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A Flaw in the Law

Berkeley Lab Mathematicians Dethrone 'Law of the Wall' for More Accurate Turbulence Calculations

January 26, 1998

NOTE: This archived news story is made available as-is. It may contain references to programs, people, and research activities that are no longer active at Berkeley Lab. It may include links to web pages that no longer exist or refer to documents no longer available.

Turbulence is a primal force that can be seen all around us, from the scudding of clouds to the frothing of the sea, from the wrinkling of flames to the swirling of leaves. It is especially important to the study of aerodynamics, in which correctly calculating the effects of turbulence can determine whether or not an airplane remains aloft. Since 1938, the standard equation presented in aerodynamics and engineering textbooks for calculating the forces exerted on a solid object by turbulence has been the "Law of the Wall."

This equation has been so thoroughly accepted as correct that when data from wind tunnel experiments did not agree with the Law of the Wall's predictions, researchers sought ways to correct their experimental methods.

However, according to calculations by Berkeley Lab's Alexandre Chorin and Grigory Barenblatt, under the high-speed turbulent conditions that commonly occur in aerodynamics as well as many industrial situations, it is the Law of the Wall that breaks down. The forces exerted by turbulence can be very different from what the Law would predict. A more accurate model should lead to better, safer and more economical designs.

"The Law of the Wall was viewed as one of the few certainties in the difficult field of turbulence, and now it has been dethroned," Chorin said when this discovery was announced. "Generations of engineers who learned the law will have to abandon it. Many textbooks will have to be revised."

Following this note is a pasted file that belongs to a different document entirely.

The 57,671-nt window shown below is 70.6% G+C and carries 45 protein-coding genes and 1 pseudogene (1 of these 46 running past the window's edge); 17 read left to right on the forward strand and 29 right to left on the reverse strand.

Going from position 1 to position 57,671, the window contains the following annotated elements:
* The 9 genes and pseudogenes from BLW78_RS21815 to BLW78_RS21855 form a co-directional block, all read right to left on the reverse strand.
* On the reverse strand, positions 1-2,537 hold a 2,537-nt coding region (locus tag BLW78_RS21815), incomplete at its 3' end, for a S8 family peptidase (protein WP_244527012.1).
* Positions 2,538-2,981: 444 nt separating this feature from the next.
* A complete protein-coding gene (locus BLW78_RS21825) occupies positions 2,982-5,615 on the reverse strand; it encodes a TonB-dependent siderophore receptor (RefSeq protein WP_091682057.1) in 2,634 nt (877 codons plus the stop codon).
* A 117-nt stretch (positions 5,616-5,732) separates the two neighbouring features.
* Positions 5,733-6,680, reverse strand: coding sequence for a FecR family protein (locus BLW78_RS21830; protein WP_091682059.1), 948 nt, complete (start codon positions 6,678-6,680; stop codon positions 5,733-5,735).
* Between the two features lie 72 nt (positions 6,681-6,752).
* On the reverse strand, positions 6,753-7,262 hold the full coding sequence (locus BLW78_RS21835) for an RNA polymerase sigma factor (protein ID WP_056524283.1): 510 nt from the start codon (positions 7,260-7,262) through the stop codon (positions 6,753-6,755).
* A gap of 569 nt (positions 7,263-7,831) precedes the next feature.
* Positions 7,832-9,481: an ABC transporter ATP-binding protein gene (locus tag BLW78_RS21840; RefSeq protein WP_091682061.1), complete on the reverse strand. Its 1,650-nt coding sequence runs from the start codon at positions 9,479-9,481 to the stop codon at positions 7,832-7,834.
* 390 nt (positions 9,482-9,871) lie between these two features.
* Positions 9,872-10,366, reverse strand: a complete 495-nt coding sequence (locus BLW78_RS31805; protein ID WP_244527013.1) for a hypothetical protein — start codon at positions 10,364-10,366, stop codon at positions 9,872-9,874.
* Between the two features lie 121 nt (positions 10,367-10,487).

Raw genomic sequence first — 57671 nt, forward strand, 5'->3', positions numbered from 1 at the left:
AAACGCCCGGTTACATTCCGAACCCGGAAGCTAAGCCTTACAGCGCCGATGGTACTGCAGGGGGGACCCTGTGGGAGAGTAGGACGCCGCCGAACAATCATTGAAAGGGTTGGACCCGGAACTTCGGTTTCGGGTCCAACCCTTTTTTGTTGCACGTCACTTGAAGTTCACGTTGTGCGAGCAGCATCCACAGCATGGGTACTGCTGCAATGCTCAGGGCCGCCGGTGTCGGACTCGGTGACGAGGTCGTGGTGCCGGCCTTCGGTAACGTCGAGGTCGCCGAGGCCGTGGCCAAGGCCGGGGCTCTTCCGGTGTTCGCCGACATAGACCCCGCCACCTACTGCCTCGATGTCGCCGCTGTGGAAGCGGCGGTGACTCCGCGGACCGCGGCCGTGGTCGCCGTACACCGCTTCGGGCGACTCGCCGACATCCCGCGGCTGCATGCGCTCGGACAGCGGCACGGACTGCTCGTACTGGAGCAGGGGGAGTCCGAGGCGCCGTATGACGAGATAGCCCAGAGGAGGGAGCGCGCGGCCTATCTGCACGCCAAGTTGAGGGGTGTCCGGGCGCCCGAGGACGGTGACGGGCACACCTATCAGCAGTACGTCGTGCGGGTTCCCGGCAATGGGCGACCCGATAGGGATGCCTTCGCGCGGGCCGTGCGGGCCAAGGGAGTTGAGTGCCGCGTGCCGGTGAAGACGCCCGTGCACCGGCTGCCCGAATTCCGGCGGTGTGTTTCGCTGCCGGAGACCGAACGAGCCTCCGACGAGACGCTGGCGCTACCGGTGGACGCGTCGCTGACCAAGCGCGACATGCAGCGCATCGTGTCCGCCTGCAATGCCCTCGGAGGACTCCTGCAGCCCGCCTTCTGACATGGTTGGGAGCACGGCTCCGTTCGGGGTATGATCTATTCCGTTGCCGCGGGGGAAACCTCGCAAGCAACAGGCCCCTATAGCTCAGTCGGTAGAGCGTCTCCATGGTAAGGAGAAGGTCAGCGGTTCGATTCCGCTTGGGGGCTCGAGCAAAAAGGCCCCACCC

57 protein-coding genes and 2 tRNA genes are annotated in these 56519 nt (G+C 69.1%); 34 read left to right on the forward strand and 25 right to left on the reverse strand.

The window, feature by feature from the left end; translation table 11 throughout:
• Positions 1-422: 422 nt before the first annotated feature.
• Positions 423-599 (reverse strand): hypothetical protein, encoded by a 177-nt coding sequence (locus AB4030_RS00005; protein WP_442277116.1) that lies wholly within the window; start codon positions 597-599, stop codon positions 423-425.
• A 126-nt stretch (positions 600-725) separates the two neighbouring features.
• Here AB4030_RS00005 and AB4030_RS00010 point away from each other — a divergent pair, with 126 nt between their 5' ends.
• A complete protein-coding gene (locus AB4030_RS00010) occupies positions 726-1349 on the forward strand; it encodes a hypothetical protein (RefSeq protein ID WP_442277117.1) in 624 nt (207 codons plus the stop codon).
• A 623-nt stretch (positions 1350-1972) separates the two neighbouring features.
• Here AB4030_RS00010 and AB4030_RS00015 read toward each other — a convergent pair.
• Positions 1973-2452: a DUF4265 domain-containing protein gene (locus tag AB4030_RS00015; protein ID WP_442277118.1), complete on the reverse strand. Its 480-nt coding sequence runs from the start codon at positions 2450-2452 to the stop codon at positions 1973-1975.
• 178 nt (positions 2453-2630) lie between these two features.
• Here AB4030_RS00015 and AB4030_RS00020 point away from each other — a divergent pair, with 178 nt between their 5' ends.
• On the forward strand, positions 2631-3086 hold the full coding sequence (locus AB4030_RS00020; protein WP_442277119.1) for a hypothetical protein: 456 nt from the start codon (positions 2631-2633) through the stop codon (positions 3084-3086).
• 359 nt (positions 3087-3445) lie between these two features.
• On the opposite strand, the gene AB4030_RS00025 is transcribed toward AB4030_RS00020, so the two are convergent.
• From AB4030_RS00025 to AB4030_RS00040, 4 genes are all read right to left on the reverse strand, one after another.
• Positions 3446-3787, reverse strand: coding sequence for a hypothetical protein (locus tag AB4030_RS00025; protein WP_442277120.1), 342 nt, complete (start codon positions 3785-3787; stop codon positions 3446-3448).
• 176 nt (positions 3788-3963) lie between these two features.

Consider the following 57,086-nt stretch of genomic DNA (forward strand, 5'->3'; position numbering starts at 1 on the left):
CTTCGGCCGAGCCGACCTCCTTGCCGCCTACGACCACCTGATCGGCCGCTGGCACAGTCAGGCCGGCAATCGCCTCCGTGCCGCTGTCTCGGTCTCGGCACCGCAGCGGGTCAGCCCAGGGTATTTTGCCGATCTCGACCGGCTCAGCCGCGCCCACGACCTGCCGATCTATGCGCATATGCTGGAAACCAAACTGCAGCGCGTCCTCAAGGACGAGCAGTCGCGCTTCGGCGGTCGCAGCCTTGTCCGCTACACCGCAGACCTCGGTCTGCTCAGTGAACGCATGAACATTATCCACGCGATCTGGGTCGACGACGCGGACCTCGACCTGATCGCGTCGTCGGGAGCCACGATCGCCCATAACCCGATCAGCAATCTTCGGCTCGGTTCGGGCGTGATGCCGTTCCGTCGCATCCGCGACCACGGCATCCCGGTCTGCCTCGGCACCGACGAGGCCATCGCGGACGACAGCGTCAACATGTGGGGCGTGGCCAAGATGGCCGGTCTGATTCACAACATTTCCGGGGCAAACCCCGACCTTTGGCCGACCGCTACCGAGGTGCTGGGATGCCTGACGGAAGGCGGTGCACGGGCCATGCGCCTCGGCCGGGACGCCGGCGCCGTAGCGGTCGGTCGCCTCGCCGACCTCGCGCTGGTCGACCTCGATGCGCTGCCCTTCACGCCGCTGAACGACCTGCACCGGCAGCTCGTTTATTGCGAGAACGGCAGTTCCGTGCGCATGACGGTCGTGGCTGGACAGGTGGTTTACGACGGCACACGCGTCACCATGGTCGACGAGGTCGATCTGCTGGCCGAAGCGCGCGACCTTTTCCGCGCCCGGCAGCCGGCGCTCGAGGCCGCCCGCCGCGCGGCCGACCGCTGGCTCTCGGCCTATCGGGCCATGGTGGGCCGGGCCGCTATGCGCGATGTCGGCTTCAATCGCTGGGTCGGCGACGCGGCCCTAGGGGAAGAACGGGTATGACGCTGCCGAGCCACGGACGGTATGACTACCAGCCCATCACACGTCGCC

Test results from the latest and most accurate wind tunnel experiments support the assertions of Chorin and Barenblatt. A key to their theoretical breakthrough was to ask the right question for experimental data to answer. This enabled them to finally check the accuracy of the Law of the Wall.

"For years, people have looked at turbulent flow without understanding what they saw," said Chorin. "The theory we developed led to predictions of a beautiful and complex structure in turbulence near walls that could be seen in the experimental data."

In mathematical terms, Chorin and Barenblatt showed that correct descriptions of the effects of turbulence on solid objects-referred to as "walls" in aerodynamic studies-require a family of "scaling laws" rather than a single "Law of the Wall."

Mathematically, the solutions of the equations of motion in fluid mechanics are chaotic at high speeds, even the most minute perturbations change them. "Because of this," says Chorin, "what is of interest is not specific solutions, which we may never observe, but the ability to make statistical predictions based on collections of solutions. Such collections of solutions are amenable to rigorous analysis by statistical methods."

Chorin and Barenblatt have made progress in this rigorous analysis that has contributed to their debunking of the Law of the Wall. "What was a general mathematical theory has now been validated by the data in a specific problem," says Chorin. "This happy agreement of theory and experimental data constitutes a step toward a fundamental theory of turbulence."

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